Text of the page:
We hear many references back to classic principles as being Neo-Classic. One of the first and for me the most influential was the Renaissance in mediaeval Italy, particularly centering around Florence in the 15th Century. Its interesting to note that the intellectual “avant garde” of this period including Lorenzo de Medici regarded themselves as “Neo Platonists” that is revivers and followers of the ideas of Plato. It is to this period that I turn for one of the most clear examples I know of the way simple proportions, squares, circles, using low inditer ratios can be used to create visually complex structures. In the example shown our mediaeval architect Alberti combines squares and circles with such wit and zing that the image gives little evidence of the underlying structure indeed it’s hard to see them without really looking for them.
It’s great to have a sense of logic and reason and a mathematical core behind your structure and proportional decisions.
Critics of classicism will say and have been saying since 400BC ‘ah that’s all old hat, lets go for something new. Something brand spanking 20th century new.’ Sure the classic forms have been around a bit but it depends upon ones inventiveness and imaginative powers to create new combinations of these forms.
A second proportion method is the Fibonacci series. Fibonacci was a mathematician in I think 15th century Pisa who devised a series of proportional relations for the use of his students. They are 1 : 1, 1 : 2, 2 : 3, 3 : 5 ,5 : 8,etc. As you can see these are simply arrived at by adding the 2 numbers together to give the second number in the new series. Sounds simple doesn’t it but this series of numbers has been used in many aspects of life from architecture to engineering to predicting the market movements in relation to passed time. Included in the Fibonacci series are the ratios 5 : 8 and 8:13 which are the classic “golden section” proportions.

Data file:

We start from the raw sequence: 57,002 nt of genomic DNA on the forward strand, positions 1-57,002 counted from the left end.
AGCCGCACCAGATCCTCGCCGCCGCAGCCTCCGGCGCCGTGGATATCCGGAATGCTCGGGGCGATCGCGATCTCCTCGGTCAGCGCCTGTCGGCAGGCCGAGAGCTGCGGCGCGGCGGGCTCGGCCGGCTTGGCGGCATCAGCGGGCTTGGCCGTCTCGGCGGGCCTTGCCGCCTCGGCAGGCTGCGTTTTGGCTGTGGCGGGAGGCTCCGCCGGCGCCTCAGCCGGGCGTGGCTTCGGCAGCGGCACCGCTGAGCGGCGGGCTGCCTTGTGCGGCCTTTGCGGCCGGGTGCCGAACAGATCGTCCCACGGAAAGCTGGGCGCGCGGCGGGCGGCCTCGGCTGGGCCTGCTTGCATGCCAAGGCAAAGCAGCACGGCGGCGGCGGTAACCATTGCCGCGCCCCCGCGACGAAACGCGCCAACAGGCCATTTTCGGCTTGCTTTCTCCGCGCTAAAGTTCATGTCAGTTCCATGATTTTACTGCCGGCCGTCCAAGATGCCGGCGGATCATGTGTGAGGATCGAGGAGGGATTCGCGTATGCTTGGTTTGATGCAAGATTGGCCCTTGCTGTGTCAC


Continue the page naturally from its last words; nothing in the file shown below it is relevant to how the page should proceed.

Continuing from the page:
Another tool used especially in dividing up carcasses for drawers is the decreasing ratio. Each division is reduced or increased by a predetermined percentage. That is drawers can get 10% larger or smaller as your eye moves up or down the elevation of the carcass.
Now here I come to the crux of the matter. These techniques are essentially mathematical crutches. They should not be used as a primary means of choosing where a division inside a carcass should come. That should be an instinctive intuitive creative decision that comes from the very core of your being, only you can make that choice for yourself. Only you will feel it in that way. Having made these choices, by all means check them out, if you’ve got a proportion that’s nearly a square, tighten it up to the square, make it exactly a square. If you’ve got a proportion that’s failing near 5/8ths then tightening it up that way. It’s great to have a sense of logic and reason and a mathematical core behind your structure and proportional decisions. They make your image that much firmer. Having a division placed here just because it felt right ain’t quite enough – for tomorrow it might feel like it should be 5 mm to left or right. What we want is something really tight here that really could only be just there and nowhere else, either its dead right or its dead wrong. To do this I first of all put my divisions down by instinct, by feel and then I try to find a mathematical reason for leaving them there. If I can’t find a mathematical reason then I will question that particular proportional relationship very closely. If it still works then I will leave it and let the mathematics go to hell.